Ireland 2 Moldova 0: What we learned
All roads now lead to Cardiff, but what did win in Dublin teach us?
Daryl Murphy celebrates scoring with Ciaran Clarke. Photograph: Ryan Byrne/Inpho
1. Form guide
Daryl Murphy came into this fixture as Ireland’s most prolific striker, and his six goals in 11 games for Nottingham Forest meant his selection was more than warranted. And he justified Martin O’Neill’s decision to play two up front almost immediately, reacting well to turn home the opener after just two minutes. He had a second in the 19th minute, as he met Stephen Ward’s cross from the left with a precise header back across goal and into the far corner. Murphy’s first goal was a display of sheer instinct inside the box, the second an example of good old-fashioned centre-forward play. Both had the mark of a man in form and with complete faith in his ability - emphasising how sometimes it’s better to pick on form rather than reputation.
2. Anchor man
The nadir of Ireland’s qualification campaign - so far - came in Tbilisi, as O’Neill’s men huffed and puffed their way to an insipid 1-1 draw with Georgia. A feature of Ireland’s lacklustre performance that night was their rudderless midfield, which offered little protection to the back four and struggled to retain the ball. David Meyler came in for the defeat to Serbia days later and was Ireland’s man of the match - and he picked up where he left off against Moldova. Meyler was an assured presence in front of his defence, reading and screening excellently, with his short, crisp passing keeping Ireland ticking over. He is a far more dynamic presence than Glenn Whelan and James McCarthy, and brings a higher tempo to proceedings, which has often been lacking. He has found himself filling in various positions during his international career, but might have finally landed on the right one.
3. Long shot
Shane Long desperately needs to end his drought sooner rather than later. The Southampton striker has yet to score this season, and he is now 23 games without a goal. His last for Ireland came in the 3-1 win in Chisinau a year ago, and he spurned a number of good chances in the return fixture on tonight. In fairness to Long, Ireland’s style means he often spends the majority of games haring after lost causes with next to no support - and it’s a role he fills admirably. Even at his best Long has never been prolific, and he is picked on qualities other than his goalscoring - but it will grate on him that he couldn’t end his run against the Moldovans. It will come, though, especially if going forward O’Neill continues to partner him and Murphy.
4. Horses for courses
There are some games when possession will be at a premium and Ireland will need to rely on physicality and set piece prowess in order to be competitive. There are others, however, when they come across sides like Moldova and find themselves enjoying the lion’s share of the ball. This fixture fitted into the latter category, and it was a game made for Hoolahan. With little pressure on Ireland’s midfield, Hoolahan was able to drop deep at will, pick up the ball off Meyler and look for the killer pass. And he found one spectacular one - his ball to Stephen Ward on the left wing led to Murphy’s second goal, which effectively ended the game as a contest. O’Neill is right to use Hoolahan sparingly - especially given he is now 34-years-old - but on nights when Ireland can expect to dominate he should be one of the first names on the team sheet.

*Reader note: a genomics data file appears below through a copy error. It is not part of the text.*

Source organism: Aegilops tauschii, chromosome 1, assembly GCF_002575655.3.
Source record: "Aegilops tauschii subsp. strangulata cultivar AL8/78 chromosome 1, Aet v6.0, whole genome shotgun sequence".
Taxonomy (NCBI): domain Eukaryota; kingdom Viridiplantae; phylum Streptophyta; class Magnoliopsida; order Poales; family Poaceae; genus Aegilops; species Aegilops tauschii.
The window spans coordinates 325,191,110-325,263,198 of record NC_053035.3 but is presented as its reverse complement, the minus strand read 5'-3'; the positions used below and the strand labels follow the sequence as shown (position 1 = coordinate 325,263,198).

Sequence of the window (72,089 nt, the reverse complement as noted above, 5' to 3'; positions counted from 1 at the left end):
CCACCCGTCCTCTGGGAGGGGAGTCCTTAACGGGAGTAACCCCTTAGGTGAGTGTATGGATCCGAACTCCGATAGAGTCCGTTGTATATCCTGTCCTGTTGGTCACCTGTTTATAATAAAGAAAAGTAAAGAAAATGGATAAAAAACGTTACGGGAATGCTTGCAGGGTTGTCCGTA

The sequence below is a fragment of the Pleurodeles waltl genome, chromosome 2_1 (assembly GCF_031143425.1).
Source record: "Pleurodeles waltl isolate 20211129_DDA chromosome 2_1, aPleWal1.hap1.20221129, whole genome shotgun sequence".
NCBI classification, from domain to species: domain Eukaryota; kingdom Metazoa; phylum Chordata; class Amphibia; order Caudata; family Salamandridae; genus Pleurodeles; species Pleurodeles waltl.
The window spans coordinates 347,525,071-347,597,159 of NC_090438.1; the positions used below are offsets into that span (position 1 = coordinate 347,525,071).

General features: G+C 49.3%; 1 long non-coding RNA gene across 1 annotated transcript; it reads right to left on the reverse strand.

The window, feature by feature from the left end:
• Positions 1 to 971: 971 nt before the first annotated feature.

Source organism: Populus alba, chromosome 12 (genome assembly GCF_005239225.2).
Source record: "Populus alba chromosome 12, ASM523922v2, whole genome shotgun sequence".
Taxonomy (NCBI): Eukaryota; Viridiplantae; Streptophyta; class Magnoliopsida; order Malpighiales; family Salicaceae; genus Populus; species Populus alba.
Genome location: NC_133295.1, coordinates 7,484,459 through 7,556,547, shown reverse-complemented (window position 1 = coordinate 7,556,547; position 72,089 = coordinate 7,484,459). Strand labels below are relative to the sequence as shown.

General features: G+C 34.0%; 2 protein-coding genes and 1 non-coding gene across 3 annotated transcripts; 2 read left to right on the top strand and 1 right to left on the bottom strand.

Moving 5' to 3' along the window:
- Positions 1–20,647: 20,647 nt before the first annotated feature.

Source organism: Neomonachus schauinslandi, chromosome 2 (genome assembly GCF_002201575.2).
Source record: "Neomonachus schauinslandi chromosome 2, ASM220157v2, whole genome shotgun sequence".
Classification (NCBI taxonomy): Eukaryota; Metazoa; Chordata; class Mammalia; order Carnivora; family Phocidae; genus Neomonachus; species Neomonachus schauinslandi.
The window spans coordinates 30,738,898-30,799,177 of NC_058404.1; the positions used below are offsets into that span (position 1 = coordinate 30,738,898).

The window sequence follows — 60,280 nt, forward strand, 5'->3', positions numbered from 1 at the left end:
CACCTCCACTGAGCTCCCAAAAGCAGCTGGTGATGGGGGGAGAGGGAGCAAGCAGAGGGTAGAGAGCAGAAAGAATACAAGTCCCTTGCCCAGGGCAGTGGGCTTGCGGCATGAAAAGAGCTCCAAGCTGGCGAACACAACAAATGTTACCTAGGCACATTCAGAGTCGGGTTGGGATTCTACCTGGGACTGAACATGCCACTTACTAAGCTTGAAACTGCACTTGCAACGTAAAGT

5. Win or bust
Monday night’s clash with Wales was red-inked as soon as the Group D fixtures were released. Nobody had any real idea what the state of play would be - but it always felt likely the final game of the campaign in Cardiff would be of genuine significance. And so it has transpired that the game at the Cardiff City Stadium is a straight shootout for second place in the group, and a potential place in the play-offs. Ireland head into the fixture trailing Wales by a point, and are three goals worse off on goal difference. It’s win or bust for O’Neill’s men - but even then, three points might not be enough for either side to clinch a playoff place. As much as the Irish camp have looked to downplay it, their hand is clearly strengthened by the absence of Gareth Bale - the one genuine superstar either side possesses. Victory in the Welsh capital - whether it results in a playoff place or not - would provide a rousing end to the campaign, and allow the FAI to feel some justification in handing O’Neill a contract extension.